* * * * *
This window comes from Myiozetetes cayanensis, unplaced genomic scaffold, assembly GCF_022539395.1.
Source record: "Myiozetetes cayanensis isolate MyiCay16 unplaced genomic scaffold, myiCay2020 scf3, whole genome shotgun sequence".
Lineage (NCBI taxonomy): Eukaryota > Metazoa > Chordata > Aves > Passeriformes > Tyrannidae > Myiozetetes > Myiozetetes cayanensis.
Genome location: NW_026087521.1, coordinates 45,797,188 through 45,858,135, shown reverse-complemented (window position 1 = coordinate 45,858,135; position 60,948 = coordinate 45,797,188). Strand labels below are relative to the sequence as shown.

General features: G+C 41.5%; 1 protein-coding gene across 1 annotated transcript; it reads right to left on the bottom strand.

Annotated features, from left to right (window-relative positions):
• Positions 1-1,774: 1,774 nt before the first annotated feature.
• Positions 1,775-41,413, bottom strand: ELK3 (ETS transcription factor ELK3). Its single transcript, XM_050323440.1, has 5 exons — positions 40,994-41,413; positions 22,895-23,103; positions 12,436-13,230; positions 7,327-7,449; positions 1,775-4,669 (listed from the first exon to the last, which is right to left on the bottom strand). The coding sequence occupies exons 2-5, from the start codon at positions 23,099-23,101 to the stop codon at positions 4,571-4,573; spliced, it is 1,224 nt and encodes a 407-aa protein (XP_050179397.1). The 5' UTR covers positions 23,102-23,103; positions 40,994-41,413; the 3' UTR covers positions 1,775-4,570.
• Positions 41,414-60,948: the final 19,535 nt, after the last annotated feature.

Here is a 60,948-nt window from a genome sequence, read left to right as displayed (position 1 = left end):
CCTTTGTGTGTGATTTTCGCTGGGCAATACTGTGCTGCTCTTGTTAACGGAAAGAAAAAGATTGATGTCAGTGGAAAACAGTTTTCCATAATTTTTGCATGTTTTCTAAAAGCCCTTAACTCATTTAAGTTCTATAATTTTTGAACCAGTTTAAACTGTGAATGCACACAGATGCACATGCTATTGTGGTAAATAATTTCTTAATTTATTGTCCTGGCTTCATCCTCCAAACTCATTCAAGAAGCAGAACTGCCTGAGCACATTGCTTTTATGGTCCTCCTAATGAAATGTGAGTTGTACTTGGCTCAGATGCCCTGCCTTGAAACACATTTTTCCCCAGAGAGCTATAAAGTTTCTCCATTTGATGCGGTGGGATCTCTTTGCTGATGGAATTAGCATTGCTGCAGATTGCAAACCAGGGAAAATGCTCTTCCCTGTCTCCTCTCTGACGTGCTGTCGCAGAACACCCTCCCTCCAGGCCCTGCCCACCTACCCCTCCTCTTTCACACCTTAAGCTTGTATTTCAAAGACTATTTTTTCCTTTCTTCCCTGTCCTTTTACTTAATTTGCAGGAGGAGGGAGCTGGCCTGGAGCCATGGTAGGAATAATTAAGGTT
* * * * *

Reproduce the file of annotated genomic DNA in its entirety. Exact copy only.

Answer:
This window comes from Myiozetetes cayanensis, unplaced genomic scaffold, assembly GCF_022539395.1.
Source record: "Myiozetetes cayanensis isolate MyiCay16 unplaced genomic scaffold, myiCay2020 scf3, whole genome shotgun sequence".
Lineage (NCBI taxonomy): Eukaryota > Metazoa > Chordata > Aves > Passeriformes > Tyrannidae > Myiozetetes > Myiozetetes cayanensis.
Genome location: NW_026087521.1, coordinates 45,797,188 through 45,858,135, shown reverse-complemented (window position 1 = coordinate 45,858,135; position 60,948 = coordinate 45,797,188). Strand labels below are relative to the sequence as shown.

General features: G+C 41.5%; 1 protein-coding gene across 1 annotated transcript; it reads right to left on the bottom strand.

Annotated features, from left to right (window-relative positions):
• Positions 1-1,774: 1,774 nt before the first annotated feature.
• Positions 1,775-41,413, bottom strand: ELK3 (ETS transcription factor ELK3). Its single transcript, XM_050323440.1, has 5 exons — positions 40,994-41,413; positions 22,895-23,103; positions 12,436-13,230; positions 7,327-7,449; positions 1,775-4,669 (listed from the first exon to the last, which is right to left on the bottom strand). The coding sequence occupies exons 2-5, from the start codon at positions 23,099-23,101 to the stop codon at positions 4,571-4,573; spliced, it is 1,224 nt and encodes a 407-aa protein (XP_050179397.1). The 5' UTR covers positions 23,102-23,103; positions 40,994-41,413; the 3' UTR covers positions 1,775-4,570.
• Positions 41,414-60,948: the final 19,535 nt, after the last annotated feature.

Here is a 60,948-nt window from a genome sequence, read left to right as displayed (position 1 = left end):
CCTTTGTGTGTGATTTTCGCTGGGCAATACTGTGCTGCTCTTGTTAACGGAAAGAAAAAGATTGATGTCAGTGGAAAACAGTTTTCCATAATTTTTGCATGTTTTCTAAAAGCCCTTAACTCATTTAAGTTCTATAATTTTTGAACCAGTTTAAACTGTGAATGCACACAGATGCACATGCTATTGTGGTAAATAATTTCTTAATTTATTGTCCTGGCTTCATCCTCCAAACTCATTCAAGAAGCAGAACTGCCTGAGCACATTGCTTTTATGGTCCTCCTAATGAAATGTGAGTTGTACTTGGCTCAGATGCCCTGCCTTGAAACACATTTTTCCCCAGAGAGCTATAAAGTTTCTCCATTTGATGCGGTGGGATCTCTTTGCTGATGGAATTAGCATTGCTGCAGATTGCAAACCAGGGAAAATGCTCTTCCCTGTCTCCTCTCTGACGTGCTGTCGCAGAACACCCTCCCTCCAGGCCCTGCCCACCTACCCCTCCTCTTTCACACCTTAAGCTTGTATTTCAAAGACTATTTTTTCCTTTCTTCCCTGTCCTTTTACTTAATTTGCAGGAGGAGGGAGCTGGCCTGGAGCCATGGTAGGAATAATTAAGGTT